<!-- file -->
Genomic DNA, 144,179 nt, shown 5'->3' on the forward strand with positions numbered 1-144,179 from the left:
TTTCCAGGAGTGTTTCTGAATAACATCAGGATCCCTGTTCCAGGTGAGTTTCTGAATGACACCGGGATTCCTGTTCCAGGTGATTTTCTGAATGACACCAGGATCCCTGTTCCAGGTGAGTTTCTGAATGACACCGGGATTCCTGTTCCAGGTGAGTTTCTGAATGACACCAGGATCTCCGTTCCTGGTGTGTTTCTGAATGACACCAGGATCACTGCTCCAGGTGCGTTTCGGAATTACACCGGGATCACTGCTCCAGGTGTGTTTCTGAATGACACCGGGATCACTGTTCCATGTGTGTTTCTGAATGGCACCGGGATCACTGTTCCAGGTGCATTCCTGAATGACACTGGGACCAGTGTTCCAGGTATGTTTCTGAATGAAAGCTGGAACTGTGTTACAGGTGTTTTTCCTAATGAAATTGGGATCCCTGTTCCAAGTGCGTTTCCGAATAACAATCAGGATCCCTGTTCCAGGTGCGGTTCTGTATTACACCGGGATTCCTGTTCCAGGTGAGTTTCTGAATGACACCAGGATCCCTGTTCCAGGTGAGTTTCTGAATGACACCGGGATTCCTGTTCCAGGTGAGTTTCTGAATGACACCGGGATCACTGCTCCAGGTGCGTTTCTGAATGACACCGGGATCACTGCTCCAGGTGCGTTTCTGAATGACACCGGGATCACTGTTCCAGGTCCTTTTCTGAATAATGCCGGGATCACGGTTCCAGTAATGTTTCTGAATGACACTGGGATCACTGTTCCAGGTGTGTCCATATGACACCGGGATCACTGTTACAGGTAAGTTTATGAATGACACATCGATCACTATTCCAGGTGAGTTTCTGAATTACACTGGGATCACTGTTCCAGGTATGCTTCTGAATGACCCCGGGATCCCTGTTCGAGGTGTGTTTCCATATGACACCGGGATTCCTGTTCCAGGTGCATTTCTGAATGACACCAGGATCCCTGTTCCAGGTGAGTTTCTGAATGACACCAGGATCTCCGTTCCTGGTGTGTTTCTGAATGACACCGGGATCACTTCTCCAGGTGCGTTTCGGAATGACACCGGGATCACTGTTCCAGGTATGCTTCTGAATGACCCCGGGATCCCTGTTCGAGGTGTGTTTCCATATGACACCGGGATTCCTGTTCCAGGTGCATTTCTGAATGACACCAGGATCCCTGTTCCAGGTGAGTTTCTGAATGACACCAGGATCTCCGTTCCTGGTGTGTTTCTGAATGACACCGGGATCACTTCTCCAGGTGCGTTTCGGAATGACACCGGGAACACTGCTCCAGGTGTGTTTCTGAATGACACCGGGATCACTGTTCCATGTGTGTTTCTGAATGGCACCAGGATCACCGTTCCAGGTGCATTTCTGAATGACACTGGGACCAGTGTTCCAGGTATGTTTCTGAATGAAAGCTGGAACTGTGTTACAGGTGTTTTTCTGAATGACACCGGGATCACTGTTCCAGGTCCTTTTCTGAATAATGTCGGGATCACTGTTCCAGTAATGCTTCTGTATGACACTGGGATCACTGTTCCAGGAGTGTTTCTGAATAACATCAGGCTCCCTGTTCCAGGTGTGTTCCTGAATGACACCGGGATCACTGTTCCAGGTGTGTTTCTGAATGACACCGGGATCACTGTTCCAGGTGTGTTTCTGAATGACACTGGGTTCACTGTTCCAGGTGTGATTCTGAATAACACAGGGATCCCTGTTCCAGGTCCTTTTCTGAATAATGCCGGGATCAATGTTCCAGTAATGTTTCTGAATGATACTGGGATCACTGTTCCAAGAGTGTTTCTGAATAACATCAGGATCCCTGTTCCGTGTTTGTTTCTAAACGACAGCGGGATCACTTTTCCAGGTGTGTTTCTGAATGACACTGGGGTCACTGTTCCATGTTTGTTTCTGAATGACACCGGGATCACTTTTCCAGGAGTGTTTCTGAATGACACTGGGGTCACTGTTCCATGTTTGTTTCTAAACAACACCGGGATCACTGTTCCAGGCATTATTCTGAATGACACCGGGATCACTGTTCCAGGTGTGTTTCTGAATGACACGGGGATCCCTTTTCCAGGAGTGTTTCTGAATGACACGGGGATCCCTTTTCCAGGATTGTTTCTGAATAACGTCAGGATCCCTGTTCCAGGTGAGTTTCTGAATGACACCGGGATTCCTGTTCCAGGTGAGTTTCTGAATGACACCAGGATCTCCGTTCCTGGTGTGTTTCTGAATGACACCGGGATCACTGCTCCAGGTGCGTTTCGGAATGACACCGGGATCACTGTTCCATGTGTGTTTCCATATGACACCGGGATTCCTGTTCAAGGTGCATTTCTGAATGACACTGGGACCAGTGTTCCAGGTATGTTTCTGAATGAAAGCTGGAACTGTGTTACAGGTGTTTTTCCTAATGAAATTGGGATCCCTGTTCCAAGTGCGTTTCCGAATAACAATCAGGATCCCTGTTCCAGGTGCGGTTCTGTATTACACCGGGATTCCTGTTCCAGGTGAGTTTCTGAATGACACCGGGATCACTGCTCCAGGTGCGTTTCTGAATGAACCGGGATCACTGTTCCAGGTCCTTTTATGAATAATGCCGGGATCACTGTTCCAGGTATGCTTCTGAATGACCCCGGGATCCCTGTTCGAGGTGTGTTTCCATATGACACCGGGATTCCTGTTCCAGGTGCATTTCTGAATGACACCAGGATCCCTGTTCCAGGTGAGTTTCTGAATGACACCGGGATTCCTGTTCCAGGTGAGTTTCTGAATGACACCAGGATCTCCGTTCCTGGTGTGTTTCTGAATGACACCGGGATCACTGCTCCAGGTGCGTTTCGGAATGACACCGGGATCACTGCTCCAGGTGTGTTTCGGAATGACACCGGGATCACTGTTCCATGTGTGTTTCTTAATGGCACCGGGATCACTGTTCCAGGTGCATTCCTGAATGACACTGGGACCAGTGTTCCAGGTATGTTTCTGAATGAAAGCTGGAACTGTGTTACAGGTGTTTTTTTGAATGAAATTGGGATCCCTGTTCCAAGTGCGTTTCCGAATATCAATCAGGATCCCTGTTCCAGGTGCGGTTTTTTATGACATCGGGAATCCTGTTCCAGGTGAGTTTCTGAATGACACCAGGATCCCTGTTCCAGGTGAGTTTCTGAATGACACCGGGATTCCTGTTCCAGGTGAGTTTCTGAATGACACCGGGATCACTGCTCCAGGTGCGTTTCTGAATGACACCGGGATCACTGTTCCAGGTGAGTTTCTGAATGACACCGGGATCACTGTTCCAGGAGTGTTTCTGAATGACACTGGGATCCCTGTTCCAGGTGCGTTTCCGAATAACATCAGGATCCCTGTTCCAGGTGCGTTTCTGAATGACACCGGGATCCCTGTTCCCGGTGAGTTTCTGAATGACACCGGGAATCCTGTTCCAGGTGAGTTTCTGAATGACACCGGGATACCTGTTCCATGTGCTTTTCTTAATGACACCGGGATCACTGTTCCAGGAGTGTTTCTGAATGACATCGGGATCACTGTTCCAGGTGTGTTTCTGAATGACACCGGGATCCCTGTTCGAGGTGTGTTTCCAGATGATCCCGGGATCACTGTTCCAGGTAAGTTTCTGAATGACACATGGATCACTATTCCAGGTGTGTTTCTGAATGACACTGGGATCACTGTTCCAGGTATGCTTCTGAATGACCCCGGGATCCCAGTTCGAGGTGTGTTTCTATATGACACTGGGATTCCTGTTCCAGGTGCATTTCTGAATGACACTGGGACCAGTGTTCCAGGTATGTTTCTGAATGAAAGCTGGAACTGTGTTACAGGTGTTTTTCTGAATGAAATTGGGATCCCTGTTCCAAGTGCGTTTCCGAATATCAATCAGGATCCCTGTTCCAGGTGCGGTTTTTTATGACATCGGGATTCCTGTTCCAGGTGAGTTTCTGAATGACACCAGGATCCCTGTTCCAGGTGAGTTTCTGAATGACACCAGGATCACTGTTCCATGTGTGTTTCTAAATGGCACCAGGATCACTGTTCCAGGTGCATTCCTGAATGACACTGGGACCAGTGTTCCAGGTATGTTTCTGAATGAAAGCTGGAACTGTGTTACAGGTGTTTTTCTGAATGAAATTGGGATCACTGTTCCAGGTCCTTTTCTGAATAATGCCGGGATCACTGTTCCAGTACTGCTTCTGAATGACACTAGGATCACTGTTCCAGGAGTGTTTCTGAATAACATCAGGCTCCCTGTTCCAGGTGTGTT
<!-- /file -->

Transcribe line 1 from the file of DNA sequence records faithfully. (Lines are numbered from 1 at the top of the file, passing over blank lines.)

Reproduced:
Genomic DNA, 144,179 nt, shown 5'->3' on the forward strand with positions numbered 1-144,179 from the left: